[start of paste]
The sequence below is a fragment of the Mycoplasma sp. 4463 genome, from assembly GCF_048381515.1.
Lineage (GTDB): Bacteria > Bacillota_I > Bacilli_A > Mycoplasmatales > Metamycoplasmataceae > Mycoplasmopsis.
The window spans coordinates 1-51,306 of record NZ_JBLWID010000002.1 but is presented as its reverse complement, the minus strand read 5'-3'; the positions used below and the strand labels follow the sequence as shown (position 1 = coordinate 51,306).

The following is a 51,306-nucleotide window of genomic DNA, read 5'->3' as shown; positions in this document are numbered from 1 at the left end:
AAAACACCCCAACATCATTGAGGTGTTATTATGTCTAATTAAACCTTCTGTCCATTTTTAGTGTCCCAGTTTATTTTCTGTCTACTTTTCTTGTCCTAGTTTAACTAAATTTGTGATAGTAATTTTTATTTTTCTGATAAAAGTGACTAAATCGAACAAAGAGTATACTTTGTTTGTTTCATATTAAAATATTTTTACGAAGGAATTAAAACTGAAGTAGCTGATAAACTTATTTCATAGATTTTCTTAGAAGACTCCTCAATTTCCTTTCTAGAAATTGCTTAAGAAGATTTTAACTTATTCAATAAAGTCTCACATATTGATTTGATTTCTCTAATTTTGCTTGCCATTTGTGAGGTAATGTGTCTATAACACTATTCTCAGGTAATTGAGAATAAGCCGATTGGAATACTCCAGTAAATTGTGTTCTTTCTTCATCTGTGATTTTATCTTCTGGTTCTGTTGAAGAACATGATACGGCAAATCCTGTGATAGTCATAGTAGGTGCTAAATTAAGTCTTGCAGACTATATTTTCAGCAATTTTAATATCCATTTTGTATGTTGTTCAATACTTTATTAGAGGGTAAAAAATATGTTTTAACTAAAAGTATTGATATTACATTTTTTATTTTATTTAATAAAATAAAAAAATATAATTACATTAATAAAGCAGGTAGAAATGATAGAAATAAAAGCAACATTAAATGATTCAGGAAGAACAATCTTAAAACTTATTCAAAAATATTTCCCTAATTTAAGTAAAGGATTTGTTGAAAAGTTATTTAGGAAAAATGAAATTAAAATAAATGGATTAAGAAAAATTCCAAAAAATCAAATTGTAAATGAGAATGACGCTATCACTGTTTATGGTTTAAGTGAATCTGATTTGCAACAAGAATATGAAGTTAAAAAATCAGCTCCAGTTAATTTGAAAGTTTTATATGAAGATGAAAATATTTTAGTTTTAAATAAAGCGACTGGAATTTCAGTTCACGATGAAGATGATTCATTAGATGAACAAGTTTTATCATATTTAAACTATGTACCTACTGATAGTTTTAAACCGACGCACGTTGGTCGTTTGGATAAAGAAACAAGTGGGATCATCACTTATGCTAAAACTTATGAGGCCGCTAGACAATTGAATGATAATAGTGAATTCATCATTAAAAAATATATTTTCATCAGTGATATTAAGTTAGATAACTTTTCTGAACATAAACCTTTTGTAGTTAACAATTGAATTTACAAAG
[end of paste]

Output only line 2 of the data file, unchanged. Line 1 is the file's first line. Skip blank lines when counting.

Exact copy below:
Lineage (GTDB): Bacteria > Bacillota_I > Bacilli_A > Mycoplasmatales > Metamycoplasmataceae > Mycoplasmopsis.